If you believe that,—

a) a civilization like ours is likely to survive into technological incredibleness, and

b) a technologically incredible civilization is very likely to create ‘ancestor simulations’,

—then the Simulation Argument says you should expect that you are currently in such an ancestor simulation, rather than in the genuine historical civilization that later gives rise to an abundance of future people.

Not officially included in the argument I think, but commonly believed: both a) and b) seem pretty likely, ergo we should conclude we are in a simulation.

I don’t know about this. Here’s my counterargument:

  1. ‘Simulations’ here are people who are intentionally misled about their whereabouts in the universe. For the sake of argument, let’s use the term ‘simulation’ for all such people, including e.g. biological people who have been grown in Truman-show-esque situations.
  2. In the long run, the cost of running a simulation of a confused mind is probably similar to that of running a non-confused mind.
  3. Probably much, much less than 50% of the resources allocated to computing minds in the long run will be allocated to confused minds, because non-confused minds are generally more useful than confused minds. There are some uses for confused minds, but quite a lot of uses for non-confused minds. (This is debatable.) Of resources directed toward minds in the future, I’d guess less than a thousandth is directed toward confused minds.
  4. Thus on average, for a given apparent location in the universe, the majority of minds thinking they are in that location are correct. (I guess at at least a thousand to one.)
  5. For people in our situation to be majority simulations, this would have to be a vastly more simulated location than average, like >1000x
  6. I agree there’s some merit to simulating ancestors, but 1000x more simulated than average is a lot - is it clear that we are that radically desirable a people to simulate? Perhaps, but also we haven’t thought much about the other people to simulate, or what will go in in the rest of the universe. Possibly we are radically over-salient to us. It’s true that we are a very few people in the history of what might be a very large set of people, at perhaps a causally relevant point. But is it clear that is a very, very strong reason to simulate some people in detail? It feels like it might be salient because it is what makes us stand out, and someone who has the most energy-efficient brain in the Milky Way would think that was the obviously especially strong reason to simulate a mind, etc.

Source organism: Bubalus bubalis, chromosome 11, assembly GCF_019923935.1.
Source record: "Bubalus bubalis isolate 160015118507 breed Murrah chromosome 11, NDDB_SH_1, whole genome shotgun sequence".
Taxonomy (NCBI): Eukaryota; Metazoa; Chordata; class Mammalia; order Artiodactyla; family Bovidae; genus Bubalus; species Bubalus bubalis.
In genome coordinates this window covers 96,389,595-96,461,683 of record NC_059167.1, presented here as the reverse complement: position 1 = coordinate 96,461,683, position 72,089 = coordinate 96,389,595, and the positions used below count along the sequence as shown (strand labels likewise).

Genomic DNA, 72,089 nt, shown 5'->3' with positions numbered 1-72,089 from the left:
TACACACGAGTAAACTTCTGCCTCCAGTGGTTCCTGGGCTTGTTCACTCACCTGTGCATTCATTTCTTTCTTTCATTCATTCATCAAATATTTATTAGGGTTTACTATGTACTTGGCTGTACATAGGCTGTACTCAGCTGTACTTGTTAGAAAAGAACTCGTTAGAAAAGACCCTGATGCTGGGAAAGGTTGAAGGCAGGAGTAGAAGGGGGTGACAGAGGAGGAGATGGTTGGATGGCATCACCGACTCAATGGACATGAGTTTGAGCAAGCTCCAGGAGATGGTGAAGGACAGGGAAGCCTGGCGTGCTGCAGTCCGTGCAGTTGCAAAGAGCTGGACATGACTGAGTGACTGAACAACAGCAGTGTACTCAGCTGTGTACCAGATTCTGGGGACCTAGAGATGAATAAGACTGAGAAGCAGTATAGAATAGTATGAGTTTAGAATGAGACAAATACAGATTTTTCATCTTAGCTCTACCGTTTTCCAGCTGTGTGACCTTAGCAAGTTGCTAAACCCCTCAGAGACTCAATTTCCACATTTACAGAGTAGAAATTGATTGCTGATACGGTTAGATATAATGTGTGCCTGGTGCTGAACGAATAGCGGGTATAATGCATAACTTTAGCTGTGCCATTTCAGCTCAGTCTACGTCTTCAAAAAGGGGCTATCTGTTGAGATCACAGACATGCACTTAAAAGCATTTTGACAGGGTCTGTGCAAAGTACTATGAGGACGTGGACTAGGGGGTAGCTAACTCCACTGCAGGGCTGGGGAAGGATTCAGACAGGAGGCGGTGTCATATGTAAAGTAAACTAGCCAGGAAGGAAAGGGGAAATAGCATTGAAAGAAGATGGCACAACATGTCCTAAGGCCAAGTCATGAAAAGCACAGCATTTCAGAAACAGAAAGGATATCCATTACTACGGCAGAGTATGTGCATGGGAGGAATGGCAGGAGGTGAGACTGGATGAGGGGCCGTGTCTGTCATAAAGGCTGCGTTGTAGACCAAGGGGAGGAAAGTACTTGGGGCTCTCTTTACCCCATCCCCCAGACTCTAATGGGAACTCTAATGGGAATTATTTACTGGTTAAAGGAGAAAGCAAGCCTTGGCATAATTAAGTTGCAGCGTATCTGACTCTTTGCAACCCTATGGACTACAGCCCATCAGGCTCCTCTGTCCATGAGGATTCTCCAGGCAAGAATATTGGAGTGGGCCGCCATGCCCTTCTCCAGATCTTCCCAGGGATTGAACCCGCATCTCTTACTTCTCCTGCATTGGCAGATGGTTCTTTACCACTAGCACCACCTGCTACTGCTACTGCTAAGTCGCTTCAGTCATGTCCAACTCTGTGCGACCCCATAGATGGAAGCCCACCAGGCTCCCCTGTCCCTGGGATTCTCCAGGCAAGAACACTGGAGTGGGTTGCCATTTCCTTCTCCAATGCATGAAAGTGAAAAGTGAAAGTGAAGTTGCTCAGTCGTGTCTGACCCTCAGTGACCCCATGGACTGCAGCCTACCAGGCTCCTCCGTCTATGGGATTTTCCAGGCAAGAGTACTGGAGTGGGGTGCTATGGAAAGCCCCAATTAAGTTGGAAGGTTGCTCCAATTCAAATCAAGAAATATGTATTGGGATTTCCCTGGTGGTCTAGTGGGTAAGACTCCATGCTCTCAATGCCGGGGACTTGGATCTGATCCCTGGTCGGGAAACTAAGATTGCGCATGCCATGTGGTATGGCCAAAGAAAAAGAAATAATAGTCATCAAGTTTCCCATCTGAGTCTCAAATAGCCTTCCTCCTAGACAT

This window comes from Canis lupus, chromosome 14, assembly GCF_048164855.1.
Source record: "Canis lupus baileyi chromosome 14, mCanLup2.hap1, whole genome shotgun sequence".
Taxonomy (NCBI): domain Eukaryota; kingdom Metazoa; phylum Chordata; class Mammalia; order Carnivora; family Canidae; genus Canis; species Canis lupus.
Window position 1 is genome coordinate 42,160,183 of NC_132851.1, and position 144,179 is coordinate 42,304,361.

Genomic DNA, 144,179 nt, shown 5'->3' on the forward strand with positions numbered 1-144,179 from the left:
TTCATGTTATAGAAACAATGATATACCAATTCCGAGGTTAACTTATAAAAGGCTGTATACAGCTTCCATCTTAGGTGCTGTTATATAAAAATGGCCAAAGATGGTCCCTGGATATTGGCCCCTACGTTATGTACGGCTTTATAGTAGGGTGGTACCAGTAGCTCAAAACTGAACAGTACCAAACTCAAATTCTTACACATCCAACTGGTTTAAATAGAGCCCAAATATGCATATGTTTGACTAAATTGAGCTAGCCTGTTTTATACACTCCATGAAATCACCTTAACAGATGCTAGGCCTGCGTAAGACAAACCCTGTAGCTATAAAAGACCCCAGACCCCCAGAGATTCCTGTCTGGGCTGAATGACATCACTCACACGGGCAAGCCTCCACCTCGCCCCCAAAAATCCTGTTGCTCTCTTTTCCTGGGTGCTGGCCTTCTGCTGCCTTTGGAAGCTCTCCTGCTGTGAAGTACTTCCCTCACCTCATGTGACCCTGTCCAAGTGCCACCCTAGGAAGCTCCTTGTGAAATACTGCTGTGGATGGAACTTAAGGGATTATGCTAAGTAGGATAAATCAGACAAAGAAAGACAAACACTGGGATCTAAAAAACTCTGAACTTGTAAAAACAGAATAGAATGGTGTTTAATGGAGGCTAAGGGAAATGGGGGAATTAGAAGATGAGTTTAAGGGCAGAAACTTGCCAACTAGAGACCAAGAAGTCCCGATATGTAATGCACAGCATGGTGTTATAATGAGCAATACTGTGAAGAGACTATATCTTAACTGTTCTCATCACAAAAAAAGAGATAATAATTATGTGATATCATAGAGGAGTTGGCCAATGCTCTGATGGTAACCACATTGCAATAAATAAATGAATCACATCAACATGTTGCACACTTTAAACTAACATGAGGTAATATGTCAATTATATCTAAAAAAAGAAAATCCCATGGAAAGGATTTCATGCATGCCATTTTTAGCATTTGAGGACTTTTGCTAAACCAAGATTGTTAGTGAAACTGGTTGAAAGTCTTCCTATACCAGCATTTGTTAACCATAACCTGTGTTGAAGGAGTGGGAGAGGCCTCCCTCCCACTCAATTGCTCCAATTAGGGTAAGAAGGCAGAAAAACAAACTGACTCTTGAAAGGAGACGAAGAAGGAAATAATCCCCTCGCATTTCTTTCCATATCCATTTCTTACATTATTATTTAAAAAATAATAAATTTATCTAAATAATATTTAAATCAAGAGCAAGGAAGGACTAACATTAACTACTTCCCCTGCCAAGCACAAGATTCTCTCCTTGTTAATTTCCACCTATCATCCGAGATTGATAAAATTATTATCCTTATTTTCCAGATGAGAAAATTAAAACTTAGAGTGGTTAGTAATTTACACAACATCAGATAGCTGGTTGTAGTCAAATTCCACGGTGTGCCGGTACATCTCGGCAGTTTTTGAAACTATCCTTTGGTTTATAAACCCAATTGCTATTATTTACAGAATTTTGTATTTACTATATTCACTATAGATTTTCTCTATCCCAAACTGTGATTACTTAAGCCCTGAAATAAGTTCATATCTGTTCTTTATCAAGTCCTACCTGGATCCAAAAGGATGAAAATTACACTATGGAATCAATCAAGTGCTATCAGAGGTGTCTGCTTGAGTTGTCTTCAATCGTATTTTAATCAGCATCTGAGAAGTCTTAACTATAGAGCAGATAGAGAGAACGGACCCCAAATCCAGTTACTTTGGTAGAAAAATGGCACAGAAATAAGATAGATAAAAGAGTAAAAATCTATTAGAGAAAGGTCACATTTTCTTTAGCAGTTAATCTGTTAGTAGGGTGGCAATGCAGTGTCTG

I’m not sure what I think in the end, but for me this pushes back against the intuition that it’s so radically cheap, surely someone will do it. For instance from Bostrom:

We noted that a rough approximation of the computational power of a planetary-mass computer is 1042 operations per second, and that assumes only already known nanotechnological designs, which are probably far from optimal. A single such a computer could simulate the entire mental history of humankind (call this an ancestor-simulation) by using less than one millionth of its processing power for one second. A posthuman civilization may eventually build an astronomical number of such computers. We can conclude that the computing power available to a posthuman civilization is sufficient to run a huge number of ancestor-simulations even it allocates only a minute fraction of its resources to that purpose. We can draw this conclusion even while leaving a substantial margin of error in all our estimates.

Simulating history so far might be extremely cheap. But if there are finite resources and astronomically many extremely cheap things, only a few will be done.